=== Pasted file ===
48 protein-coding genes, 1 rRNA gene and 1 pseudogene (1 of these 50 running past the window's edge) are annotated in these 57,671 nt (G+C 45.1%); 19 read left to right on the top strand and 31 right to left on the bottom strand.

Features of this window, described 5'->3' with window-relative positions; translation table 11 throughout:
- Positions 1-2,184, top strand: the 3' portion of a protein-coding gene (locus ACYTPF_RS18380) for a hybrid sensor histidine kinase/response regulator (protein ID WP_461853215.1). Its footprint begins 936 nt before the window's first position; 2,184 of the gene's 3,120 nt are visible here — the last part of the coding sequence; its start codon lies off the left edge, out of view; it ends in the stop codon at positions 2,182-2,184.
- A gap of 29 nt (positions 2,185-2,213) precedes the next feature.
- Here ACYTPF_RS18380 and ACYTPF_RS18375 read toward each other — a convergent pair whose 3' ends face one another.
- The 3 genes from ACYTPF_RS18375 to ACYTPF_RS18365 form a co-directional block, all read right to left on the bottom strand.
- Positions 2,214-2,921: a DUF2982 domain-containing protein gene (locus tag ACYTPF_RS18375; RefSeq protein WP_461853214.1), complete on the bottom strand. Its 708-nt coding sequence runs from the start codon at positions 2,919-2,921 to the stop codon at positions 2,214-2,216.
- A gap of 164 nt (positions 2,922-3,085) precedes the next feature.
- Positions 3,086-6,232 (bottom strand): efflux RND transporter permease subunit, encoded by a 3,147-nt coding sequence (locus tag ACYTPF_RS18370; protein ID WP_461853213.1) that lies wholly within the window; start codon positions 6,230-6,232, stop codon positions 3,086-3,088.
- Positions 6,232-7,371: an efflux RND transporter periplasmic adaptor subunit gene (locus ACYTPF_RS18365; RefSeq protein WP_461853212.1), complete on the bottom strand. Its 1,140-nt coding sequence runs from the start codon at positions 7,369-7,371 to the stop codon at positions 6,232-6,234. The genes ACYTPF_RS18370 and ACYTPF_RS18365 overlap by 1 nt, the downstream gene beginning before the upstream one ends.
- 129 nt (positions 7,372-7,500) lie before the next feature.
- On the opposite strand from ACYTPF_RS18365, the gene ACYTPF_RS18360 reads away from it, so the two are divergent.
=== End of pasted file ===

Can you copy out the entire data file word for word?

48 protein-coding genes, 1 rRNA gene and 1 pseudogene (1 of these 50 running past the window's edge) are annotated in these 57,671 nt (G+C 45.1%); 19 read left to right on the top strand and 31 right to left on the bottom strand.

Features of this window, described 5'->3' with window-relative positions; translation table 11 throughout:
- Positions 1-2,184, top strand: the 3' portion of a protein-coding gene (locus ACYTPF_RS18380) for a hybrid sensor histidine kinase/response regulator (protein ID WP_461853215.1). Its footprint begins 936 nt before the window's first position; 2,184 of the gene's 3,120 nt are visible here — the last part of the coding sequence; its start codon lies off the left edge, out of view; it ends in the stop codon at positions 2,182-2,184.
- A gap of 29 nt (positions 2,185-2,213) precedes the next feature.
- Here ACYTPF_RS18380 and ACYTPF_RS18375 read toward each other — a convergent pair whose 3' ends face one another.
- The 3 genes from ACYTPF_RS18375 to ACYTPF_RS18365 form a co-directional block, all read right to left on the bottom strand.
- Positions 2,214-2,921: a DUF2982 domain-containing protein gene (locus tag ACYTPF_RS18375; RefSeq protein WP_461853214.1), complete on the bottom strand. Its 708-nt coding sequence runs from the start codon at positions 2,919-2,921 to the stop codon at positions 2,214-2,216.
- A gap of 164 nt (positions 2,922-3,085) precedes the next feature.
- Positions 3,086-6,232 (bottom strand): efflux RND transporter permease subunit, encoded by a 3,147-nt coding sequence (locus tag ACYTPF_RS18370; protein ID WP_461853213.1) that lies wholly within the window; start codon positions 6,230-6,232, stop codon positions 3,086-3,088.
- Positions 6,232-7,371: an efflux RND transporter periplasmic adaptor subunit gene (locus ACYTPF_RS18365; RefSeq protein WP_461853212.1), complete on the bottom strand. Its 1,140-nt coding sequence runs from the start codon at positions 7,369-7,371 to the stop codon at positions 6,232-6,234. The genes ACYTPF_RS18370 and ACYTPF_RS18365 overlap by 1 nt, the downstream gene beginning before the upstream one ends.
- 129 nt (positions 7,372-7,500) lie before the next feature.
- On the opposite strand from ACYTPF_RS18365, the gene ACYTPF_RS18360 reads away from it, so the two are divergent.